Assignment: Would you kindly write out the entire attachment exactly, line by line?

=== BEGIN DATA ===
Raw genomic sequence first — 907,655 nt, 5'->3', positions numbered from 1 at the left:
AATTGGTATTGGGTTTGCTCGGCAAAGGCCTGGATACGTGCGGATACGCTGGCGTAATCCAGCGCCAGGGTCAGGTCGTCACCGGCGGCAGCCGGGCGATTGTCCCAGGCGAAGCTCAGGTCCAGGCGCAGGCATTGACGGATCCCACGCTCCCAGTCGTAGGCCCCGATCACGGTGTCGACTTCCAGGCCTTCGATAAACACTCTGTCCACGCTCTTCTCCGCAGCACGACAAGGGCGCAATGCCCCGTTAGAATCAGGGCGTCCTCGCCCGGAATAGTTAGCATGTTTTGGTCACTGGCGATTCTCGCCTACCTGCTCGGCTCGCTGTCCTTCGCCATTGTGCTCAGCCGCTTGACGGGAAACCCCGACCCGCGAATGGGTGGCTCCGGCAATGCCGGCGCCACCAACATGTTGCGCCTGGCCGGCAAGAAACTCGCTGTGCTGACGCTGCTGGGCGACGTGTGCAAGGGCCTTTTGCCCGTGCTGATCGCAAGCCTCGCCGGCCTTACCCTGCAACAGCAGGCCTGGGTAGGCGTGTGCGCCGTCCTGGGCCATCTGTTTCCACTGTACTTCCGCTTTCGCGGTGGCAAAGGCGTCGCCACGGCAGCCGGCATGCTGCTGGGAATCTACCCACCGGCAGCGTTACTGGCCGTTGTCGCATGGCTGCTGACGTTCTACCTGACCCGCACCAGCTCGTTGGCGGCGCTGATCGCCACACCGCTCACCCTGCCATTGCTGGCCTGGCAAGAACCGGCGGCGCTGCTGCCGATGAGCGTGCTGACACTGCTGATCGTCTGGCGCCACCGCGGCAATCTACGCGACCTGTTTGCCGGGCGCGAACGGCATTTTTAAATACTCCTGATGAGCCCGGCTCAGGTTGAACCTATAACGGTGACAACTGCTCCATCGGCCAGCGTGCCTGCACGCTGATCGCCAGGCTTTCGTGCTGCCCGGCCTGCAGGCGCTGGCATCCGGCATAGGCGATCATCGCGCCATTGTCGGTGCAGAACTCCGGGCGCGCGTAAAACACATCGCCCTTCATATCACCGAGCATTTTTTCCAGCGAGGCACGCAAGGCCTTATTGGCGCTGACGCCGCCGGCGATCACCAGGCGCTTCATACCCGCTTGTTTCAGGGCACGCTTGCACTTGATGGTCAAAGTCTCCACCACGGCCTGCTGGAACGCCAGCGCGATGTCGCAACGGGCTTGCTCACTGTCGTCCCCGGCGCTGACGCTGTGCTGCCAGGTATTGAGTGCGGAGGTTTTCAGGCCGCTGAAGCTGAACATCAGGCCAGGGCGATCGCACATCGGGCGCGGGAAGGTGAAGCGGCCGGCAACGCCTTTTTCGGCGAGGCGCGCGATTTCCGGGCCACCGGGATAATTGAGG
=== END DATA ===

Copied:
Raw genomic sequence first — 907,655 nt, 5'->3', positions numbered from 1 at the left:
AATTGGTATTGGGTTTGCTCGGCAAAGGCCTGGATACGTGCGGATACGCTGGCGTAATCCAGCGCCAGGGTCAGGTCGTCACCGGCGGCAGCCGGGCGATTGTCCCAGGCGAAGCTCAGGTCCAGGCGCAGGCATTGACGGATCCCACGCTCCCAGTCGTAGGCCCCGATCACGGTGTCGACTTCCAGGCCTTCGATAAACACTCTGTCCACGCTCTTCTCCGCAGCACGACAAGGGCGCAATGCCCCGTTAGAATCAGGGCGTCCTCGCCCGGAATAGTTAGCATGTTTTGGTCACTGGCGATTCTCGCCTACCTGCTCGGCTCGCTGTCCTTCGCCATTGTGCTCAGCCGCTTGACGGGAAACCCCGACCCGCGAATGGGTGGCTCCGGCAATGCCGGCGCCACCAACATGTTGCGCCTGGCCGGCAAGAAACTCGCTGTGCTGACGCTGCTGGGCGACGTGTGCAAGGGCCTTTTGCCCGTGCTGATCGCAAGCCTCGCCGGCCTTACCCTGCAACAGCAGGCCTGGGTAGGCGTGTGCGCCGTCCTGGGCCATCTGTTTCCACTGTACTTCCGCTTTCGCGGTGGCAAAGGCGTCGCCACGGCAGCCGGCATGCTGCTGGGAATCTACCCACCGGCAGCGTTACTGGCCGTTGTCGCATGGCTGCTGACGTTCTACCTGACCCGCACCAGCTCGTTGGCGGCGCTGATCGCCACACCGCTCACCCTGCCATTGCTGGCCTGGCAAGAACCGGCGGCGCTGCTGCCGATGAGCGTGCTGACACTGCTGATCGTCTGGCGCCACCGCGGCAATCTACGCGACCTGTTTGCCGGGCGCGAACGGCATTTTTAAATACTCCTGATGAGCCCGGCTCAGGTTGAACCTATAACGGTGACAACTGCTCCATCGGCCAGCGTGCCTGCACGCTGATCGCCAGGCTTTCGTGCTGCCCGGCCTGCAGGCGCTGGCATCCGGCATAGGCGATCATCGCGCCATTGTCGGTGCAGAACTCCGGGCGCGCGTAAAACACATCGCCCTTCATATCACCGAGCATTTTTTCCAGCGAGGCACGCAAGGCCTTATTGGCGCTGACGCCGCCGGCGATCACCAGGCGCTTCATACCCGCTTGTTTCAGGGCACGCTTGCACTTGATGGTCAAAGTCTCCACCACGGCCTGCTGGAACGCCAGCGCGATGTCGCAACGGGCTTGCTCACTGTCGTCCCCGGCGCTGACGCTGTGCTGCCAGGTATTGAGTGCGGAGGTTTTCAGGCCGCTGAAGCTGAACATCAGGCCAGGGCGATCGCACATCGGGCGCGGGAAGGTGAAGCGGCCGGCAACGCCTTTTTCGGCGAGGCGCGCGATTTCCGGGCCACCGGGATAATTGAGG